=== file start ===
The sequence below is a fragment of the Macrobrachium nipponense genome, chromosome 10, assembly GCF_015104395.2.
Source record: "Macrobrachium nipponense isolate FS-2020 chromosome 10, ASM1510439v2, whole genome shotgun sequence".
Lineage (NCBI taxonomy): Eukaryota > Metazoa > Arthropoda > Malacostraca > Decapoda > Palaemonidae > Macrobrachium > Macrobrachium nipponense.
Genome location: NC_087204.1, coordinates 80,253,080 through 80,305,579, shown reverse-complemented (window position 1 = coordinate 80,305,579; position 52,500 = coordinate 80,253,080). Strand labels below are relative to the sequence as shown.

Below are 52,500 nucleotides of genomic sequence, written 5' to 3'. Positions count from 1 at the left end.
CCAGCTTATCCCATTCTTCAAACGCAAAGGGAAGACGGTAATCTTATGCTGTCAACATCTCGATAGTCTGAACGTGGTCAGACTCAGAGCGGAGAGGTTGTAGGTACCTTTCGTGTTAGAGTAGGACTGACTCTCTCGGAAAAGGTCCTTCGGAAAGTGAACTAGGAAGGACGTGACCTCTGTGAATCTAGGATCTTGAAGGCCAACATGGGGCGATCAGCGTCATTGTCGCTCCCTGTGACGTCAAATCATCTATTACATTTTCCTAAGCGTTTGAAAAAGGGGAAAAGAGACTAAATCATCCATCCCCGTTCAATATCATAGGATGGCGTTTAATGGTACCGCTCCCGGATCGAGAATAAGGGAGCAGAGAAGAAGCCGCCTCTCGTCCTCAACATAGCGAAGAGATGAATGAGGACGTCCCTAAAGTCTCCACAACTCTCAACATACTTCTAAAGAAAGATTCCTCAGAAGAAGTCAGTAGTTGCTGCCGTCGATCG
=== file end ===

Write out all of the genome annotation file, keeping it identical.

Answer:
The sequence below is a fragment of the Macrobrachium nipponense genome, chromosome 10, assembly GCF_015104395.2.
Source record: "Macrobrachium nipponense isolate FS-2020 chromosome 10, ASM1510439v2, whole genome shotgun sequence".
Lineage (NCBI taxonomy): Eukaryota > Metazoa > Arthropoda > Malacostraca > Decapoda > Palaemonidae > Macrobrachium > Macrobrachium nipponense.
Genome location: NC_087204.1, coordinates 80,253,080 through 80,305,579, shown reverse-complemented (window position 1 = coordinate 80,305,579; position 52,500 = coordinate 80,253,080). Strand labels below are relative to the sequence as shown.

Below are 52,500 nucleotides of genomic sequence, written 5' to 3'. Positions count from 1 at the left end.
CCAGCTTATCCCATTCTTCAAACGCAAAGGGAAGACGGTAATCTTATGCTGTCAACATCTCGATAGTCTGAACGTGGTCAGACTCAGAGCGGAGAGGTTGTAGGTACCTTTCGTGTTAGAGTAGGACTGACTCTCTCGGAAAAGGTCCTTCGGAAAGTGAACTAGGAAGGACGTGACCTCTGTGAATCTAGGATCTTGAAGGCCAACATGGGGCGATCAGCGTCATTGTCGCTCCCTGTGACGTCAAATCATCTATTACATTTTCCTAAGCGTTTGAAAAAGGGGAAAAGAGACTAAATCATCCATCCCCGTTCAATATCATAGGATGGCGTTTAATGGTACCGCTCCCGGATCGAGAATAAGGGAGCAGAGAAGAAGCCGCCTCTCGTCCTCAACATAGCGAAGAGATGAATGAGGACGTCCCTAAAGTCTCCACAACTCTCAACATACTTCTAAAGAAAGATTCCTCAGAAGAAGTCAGTAGTTGCTGCCGTCGATCG